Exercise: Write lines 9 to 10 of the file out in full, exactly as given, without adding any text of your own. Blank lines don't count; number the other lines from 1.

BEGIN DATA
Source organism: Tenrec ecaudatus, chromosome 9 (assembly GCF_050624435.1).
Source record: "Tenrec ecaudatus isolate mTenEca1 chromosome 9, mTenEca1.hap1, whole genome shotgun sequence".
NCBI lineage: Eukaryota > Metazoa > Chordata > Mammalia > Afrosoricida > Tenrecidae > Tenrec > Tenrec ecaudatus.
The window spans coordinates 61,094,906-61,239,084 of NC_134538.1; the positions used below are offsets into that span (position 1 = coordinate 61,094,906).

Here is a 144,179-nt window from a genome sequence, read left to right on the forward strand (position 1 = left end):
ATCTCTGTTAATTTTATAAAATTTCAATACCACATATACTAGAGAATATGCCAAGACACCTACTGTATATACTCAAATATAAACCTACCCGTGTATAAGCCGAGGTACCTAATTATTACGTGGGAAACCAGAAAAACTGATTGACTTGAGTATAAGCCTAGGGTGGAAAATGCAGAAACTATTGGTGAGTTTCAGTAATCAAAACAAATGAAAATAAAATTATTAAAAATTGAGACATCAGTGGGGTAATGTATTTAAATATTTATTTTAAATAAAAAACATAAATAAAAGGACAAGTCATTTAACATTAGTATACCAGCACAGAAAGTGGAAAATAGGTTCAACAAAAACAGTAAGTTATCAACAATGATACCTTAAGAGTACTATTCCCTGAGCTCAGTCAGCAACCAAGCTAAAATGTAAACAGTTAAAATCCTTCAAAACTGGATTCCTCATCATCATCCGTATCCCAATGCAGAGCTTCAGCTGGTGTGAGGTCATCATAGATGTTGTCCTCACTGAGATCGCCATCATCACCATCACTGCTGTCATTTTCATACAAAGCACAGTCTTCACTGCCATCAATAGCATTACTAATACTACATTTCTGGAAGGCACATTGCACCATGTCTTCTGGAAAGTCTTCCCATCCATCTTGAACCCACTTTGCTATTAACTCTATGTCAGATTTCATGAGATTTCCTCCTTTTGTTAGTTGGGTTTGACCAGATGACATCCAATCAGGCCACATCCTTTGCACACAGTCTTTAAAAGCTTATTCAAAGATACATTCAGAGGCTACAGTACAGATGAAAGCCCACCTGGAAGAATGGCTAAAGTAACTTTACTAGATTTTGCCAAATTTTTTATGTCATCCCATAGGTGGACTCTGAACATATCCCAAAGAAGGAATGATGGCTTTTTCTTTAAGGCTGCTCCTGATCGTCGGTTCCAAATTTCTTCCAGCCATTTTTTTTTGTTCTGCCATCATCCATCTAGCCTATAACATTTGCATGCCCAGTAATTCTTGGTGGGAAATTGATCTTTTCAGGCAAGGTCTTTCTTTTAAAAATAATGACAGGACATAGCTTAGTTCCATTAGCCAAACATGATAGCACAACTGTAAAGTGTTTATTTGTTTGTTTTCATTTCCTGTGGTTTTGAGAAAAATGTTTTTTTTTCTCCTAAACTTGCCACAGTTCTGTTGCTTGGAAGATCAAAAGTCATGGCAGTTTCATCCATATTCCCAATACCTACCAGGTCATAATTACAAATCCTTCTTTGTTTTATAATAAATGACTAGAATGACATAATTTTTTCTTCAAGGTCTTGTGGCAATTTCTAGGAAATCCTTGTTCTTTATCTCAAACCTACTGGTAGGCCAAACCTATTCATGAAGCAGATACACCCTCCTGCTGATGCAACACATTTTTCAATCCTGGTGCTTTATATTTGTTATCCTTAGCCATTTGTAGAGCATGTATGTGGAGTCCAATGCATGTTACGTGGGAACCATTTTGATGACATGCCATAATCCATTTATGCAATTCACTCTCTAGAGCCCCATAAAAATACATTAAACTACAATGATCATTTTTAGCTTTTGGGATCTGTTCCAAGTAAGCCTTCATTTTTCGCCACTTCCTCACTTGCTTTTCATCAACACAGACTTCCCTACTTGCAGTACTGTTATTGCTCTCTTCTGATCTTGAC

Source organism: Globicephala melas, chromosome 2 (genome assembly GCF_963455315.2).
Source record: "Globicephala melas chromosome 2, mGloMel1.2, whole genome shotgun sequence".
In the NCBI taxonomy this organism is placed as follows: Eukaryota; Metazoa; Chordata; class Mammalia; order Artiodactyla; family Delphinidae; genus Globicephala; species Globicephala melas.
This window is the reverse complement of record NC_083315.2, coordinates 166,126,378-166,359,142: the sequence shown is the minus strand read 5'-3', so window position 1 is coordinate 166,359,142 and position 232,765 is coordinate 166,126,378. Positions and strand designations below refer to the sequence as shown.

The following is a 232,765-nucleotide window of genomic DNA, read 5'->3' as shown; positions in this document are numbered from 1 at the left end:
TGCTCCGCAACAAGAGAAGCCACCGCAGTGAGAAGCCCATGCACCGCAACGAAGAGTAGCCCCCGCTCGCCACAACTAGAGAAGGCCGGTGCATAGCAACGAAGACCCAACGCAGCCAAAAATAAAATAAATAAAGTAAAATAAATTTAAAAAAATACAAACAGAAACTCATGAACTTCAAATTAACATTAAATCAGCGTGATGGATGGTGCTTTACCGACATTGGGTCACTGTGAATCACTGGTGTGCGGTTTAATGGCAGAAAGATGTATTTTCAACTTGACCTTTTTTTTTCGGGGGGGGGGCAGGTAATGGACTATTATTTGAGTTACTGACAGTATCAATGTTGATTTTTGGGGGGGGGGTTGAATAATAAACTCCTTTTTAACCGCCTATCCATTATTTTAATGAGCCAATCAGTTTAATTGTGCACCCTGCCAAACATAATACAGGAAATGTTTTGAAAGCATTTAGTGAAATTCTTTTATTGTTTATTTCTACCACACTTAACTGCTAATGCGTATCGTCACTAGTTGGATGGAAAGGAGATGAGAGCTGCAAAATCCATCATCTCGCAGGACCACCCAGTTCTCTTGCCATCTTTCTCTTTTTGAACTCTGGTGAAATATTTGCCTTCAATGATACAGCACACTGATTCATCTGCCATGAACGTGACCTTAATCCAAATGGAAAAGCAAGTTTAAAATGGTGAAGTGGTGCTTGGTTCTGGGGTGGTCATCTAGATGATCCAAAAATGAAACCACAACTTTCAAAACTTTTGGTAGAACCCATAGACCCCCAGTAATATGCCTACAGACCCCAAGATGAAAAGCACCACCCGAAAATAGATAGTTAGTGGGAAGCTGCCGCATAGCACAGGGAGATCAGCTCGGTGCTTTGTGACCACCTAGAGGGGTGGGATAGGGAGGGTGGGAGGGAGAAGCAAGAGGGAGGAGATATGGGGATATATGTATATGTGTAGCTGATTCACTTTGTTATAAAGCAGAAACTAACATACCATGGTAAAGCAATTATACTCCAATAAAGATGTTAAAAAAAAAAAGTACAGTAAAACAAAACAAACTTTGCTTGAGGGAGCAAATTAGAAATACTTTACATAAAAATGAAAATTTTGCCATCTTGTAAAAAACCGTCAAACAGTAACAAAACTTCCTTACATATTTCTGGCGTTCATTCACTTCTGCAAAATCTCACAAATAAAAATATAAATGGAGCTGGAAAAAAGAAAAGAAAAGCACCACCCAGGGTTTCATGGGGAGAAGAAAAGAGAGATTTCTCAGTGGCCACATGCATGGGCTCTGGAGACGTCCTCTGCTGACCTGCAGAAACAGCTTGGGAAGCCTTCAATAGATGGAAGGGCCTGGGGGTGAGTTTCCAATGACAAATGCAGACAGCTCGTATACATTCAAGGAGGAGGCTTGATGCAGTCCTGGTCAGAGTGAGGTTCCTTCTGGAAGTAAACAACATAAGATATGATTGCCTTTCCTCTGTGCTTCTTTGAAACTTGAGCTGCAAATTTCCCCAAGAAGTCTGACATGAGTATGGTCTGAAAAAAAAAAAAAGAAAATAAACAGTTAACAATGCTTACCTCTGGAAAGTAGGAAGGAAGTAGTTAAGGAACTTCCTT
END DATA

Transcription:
In the NCBI taxonomy this organism is placed as follows: Eukaryota; Metazoa; Chordata; class Mammalia; order Artiodactyla; family Delphinidae; genus Globicephala; species Globicephala melas.
This window is the reverse complement of record NC_083315.2, coordinates 166,126,378-166,359,142: the sequence shown is the minus strand read 5'-3', so window position 1 is coordinate 166,359,142 and position 232,765 is coordinate 166,126,378. Positions and strand designations below refer to the sequence as shown.